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Reviews and Accolades:

Tremper Longman: 5 out of 5 stars, “a masterpiece of erudition”

Keith Mathison: #4 ranked commentary on Numbers, “somewhat critical…must be used with great care and discernment”

Best for: students, pastors, teachers, professors, and scholars with training in Hebrew who can follow a technical commentary

Purpose: From the publisher: “The JPS Torah Commentary series guides readers through the words and ideas of the Torah. Each volume is the work of a scholar who stands at the pinnacle of his field. Every page contains the complete traditional Hebrew text, with cantillation notes, the JPS translation of the Holy Scriptures, aliyot breaks, Masoretic notes, and commentary by a distinguished Hebrew Bible scholar, integrating classical and modern sources. Each volume also contains supplementary essays that elaborate upon key words and themes, a glossary of commentators and sources, extensive bibliographic notes, and maps.” See more about the JPS Torah commentary series.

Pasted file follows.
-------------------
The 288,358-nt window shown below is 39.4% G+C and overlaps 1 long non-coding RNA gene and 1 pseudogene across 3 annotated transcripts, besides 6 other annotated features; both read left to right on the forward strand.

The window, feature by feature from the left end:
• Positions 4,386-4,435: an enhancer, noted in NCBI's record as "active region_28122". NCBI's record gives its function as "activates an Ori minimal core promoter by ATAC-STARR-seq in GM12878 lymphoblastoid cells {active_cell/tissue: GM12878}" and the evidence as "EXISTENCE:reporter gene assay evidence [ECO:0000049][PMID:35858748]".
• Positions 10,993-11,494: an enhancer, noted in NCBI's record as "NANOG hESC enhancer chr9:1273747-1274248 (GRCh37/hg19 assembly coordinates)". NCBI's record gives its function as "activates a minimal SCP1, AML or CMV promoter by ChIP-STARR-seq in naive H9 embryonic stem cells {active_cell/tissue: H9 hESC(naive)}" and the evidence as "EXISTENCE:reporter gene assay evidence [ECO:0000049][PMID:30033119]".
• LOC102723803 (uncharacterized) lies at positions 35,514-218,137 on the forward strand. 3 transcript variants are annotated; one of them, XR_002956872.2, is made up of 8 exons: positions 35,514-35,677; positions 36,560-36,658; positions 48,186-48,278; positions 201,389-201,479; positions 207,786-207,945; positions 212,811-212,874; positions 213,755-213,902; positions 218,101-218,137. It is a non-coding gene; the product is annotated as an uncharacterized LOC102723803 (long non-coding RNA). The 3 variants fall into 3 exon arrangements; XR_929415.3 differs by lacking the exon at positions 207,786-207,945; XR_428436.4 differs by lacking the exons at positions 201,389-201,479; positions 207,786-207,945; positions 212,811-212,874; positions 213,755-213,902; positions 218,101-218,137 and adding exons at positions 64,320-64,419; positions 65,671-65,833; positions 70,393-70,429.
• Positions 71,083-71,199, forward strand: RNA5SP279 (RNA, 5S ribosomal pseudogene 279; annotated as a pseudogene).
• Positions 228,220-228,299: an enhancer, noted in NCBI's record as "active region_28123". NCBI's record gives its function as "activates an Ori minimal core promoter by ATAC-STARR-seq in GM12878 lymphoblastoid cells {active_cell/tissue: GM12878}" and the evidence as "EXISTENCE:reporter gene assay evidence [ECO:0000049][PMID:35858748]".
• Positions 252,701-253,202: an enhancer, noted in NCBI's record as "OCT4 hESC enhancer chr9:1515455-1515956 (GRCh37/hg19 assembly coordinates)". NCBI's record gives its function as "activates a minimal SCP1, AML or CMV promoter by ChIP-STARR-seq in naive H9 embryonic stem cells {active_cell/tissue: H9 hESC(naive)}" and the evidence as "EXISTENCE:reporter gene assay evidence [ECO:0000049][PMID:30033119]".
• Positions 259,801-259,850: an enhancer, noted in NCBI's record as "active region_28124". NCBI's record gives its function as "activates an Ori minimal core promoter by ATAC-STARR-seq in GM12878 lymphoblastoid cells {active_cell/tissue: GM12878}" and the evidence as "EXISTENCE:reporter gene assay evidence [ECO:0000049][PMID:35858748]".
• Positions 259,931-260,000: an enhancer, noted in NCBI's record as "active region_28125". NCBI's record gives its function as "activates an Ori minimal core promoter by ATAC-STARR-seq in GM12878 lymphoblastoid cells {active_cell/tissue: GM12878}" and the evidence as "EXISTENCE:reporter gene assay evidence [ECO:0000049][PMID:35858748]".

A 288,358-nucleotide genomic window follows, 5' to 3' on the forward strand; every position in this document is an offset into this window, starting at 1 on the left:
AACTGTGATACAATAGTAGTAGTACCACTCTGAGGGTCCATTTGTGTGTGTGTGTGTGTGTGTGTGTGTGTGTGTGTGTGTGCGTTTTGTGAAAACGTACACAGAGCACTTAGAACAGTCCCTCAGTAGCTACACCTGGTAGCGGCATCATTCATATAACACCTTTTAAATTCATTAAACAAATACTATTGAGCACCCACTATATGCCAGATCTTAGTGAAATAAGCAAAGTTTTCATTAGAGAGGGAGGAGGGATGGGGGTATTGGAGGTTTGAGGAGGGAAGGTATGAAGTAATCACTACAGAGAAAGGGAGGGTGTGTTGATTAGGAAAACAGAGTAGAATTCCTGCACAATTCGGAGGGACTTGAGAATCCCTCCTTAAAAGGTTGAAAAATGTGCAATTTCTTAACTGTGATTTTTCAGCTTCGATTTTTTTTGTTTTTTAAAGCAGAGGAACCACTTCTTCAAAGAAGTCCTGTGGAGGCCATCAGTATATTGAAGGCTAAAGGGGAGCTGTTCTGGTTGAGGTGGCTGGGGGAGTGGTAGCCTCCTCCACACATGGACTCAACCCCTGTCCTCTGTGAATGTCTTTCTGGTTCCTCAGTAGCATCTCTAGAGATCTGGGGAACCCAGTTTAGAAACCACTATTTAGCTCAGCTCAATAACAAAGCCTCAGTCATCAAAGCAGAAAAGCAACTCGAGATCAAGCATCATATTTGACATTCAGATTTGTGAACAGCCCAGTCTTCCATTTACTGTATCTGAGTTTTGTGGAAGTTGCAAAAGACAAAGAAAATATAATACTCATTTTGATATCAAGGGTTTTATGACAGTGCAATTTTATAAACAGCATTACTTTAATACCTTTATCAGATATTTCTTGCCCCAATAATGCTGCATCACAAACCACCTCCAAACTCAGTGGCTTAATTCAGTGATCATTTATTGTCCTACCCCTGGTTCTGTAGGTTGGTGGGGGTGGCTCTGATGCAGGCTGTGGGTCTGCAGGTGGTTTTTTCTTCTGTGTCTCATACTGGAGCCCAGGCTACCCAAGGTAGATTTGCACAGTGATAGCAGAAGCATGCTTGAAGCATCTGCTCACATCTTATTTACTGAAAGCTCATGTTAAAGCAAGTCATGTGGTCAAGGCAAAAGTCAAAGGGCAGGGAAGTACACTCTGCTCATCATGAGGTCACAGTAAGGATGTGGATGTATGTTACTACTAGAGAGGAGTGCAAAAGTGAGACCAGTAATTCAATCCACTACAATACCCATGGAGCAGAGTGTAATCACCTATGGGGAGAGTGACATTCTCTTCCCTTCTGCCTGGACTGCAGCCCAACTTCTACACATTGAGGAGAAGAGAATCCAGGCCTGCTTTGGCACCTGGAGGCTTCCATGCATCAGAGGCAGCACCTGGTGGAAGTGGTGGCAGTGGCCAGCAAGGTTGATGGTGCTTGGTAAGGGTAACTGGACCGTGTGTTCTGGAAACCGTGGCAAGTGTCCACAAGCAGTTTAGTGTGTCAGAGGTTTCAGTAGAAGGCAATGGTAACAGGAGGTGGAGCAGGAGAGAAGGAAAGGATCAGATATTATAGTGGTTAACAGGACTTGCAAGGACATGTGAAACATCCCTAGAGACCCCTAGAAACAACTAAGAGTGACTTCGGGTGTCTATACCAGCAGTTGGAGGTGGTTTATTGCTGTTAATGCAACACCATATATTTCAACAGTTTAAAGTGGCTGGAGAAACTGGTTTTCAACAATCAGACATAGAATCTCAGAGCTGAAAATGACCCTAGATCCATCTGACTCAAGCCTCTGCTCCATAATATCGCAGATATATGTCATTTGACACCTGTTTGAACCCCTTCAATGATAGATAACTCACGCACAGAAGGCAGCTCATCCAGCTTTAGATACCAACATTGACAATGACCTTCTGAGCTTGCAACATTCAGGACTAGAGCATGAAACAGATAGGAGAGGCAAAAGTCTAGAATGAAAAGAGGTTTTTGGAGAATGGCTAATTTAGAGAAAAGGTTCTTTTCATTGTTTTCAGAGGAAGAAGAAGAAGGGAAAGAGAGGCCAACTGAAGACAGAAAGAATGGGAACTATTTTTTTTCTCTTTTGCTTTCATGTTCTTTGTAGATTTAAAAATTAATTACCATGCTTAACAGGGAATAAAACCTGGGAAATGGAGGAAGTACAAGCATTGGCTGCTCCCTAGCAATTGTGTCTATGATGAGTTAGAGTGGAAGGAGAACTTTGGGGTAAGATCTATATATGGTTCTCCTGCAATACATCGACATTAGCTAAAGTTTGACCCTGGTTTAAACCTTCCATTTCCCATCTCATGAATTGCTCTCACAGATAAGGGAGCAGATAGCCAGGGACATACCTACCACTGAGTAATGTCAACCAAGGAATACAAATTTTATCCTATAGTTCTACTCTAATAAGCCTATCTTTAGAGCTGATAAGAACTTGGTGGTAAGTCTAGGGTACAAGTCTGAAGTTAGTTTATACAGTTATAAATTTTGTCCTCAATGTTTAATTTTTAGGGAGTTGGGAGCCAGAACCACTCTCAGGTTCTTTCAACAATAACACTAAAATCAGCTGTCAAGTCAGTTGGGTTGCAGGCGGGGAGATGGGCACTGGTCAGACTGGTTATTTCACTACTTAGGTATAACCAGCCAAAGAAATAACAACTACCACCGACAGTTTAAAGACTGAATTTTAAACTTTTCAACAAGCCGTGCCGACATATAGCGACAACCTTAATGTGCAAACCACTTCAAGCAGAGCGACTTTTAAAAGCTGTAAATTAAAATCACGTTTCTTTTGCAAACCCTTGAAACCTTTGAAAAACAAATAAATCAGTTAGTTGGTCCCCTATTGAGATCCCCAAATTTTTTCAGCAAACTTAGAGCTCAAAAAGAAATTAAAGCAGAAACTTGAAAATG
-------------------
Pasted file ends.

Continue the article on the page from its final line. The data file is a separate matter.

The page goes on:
Numbers (Preaching the Word) by Iain M. Duguid


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Reviews and Accolades:

Keith Mathison: #5 ranked commentary on Numbers, “I have benefited from everything I have read by Iain Duguid. His commentary on Numbers is well-written and aimed specifically at pastors.”

Best for: expository preachers, Bible college and seminary students, church elders and teachers, experienced Bible readers

Purpose: From the publisher: “For years, Crossway’s Preaching the Word commentary series has helped pastors, preachers, and anyone who teaches God’s Word to better interpret and apply the message of the Bible. Under the careful editorial oversight of experienced pastor and best-selling author R. Kent Hughes, this series is known for its commitment to biblical authority, its pastoral tone and focus, and its overall accessibility.” See more about the Preaching the Word commentary series.